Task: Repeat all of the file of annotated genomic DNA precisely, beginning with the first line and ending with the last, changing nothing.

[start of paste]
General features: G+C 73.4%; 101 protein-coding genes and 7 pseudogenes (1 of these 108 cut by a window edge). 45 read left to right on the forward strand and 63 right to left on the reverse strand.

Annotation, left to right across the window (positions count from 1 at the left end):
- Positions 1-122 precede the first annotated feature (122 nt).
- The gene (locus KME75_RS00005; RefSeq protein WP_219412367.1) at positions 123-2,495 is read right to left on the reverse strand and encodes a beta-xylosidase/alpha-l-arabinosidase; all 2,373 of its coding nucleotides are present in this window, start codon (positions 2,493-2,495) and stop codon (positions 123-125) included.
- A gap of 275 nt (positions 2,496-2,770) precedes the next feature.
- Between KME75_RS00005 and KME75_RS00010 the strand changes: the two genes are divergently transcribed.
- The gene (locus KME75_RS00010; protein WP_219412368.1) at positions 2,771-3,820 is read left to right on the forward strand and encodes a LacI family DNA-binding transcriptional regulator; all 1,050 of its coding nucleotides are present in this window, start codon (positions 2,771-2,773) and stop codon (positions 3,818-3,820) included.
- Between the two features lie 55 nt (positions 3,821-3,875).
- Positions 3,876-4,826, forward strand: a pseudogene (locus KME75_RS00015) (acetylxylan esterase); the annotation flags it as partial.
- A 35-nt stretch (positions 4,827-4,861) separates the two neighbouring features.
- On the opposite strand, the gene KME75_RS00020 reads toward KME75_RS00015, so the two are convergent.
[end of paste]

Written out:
General features: G+C 73.4%; 101 protein-coding genes and 7 pseudogenes (1 of these 108 cut by a window edge). 45 read left to right on the forward strand and 63 right to left on the reverse strand.

Annotation, left to right across the window (positions count from 1 at the left end):
- Positions 1-122 precede the first annotated feature (122 nt).
- The gene (locus KME75_RS00005; RefSeq protein WP_219412367.1) at positions 123-2,495 is read right to left on the reverse strand and encodes a beta-xylosidase/alpha-l-arabinosidase; all 2,373 of its coding nucleotides are present in this window, start codon (positions 2,493-2,495) and stop codon (positions 123-125) included.
- A gap of 275 nt (positions 2,496-2,770) precedes the next feature.
- Between KME75_RS00005 and KME75_RS00010 the strand changes: the two genes are divergently transcribed.
- The gene (locus KME75_RS00010; protein WP_219412368.1) at positions 2,771-3,820 is read left to right on the forward strand and encodes a LacI family DNA-binding transcriptional regulator; all 1,050 of its coding nucleotides are present in this window, start codon (positions 2,771-2,773) and stop codon (positions 3,818-3,820) included.
- Between the two features lie 55 nt (positions 3,821-3,875).
- Positions 3,876-4,826, forward strand: a pseudogene (locus KME75_RS00015) (acetylxylan esterase); the annotation flags it as partial.
- A 35-nt stretch (positions 4,827-4,861) separates the two neighbouring features.
- On the opposite strand, the gene KME75_RS00020 reads toward KME75_RS00015, so the two are convergent.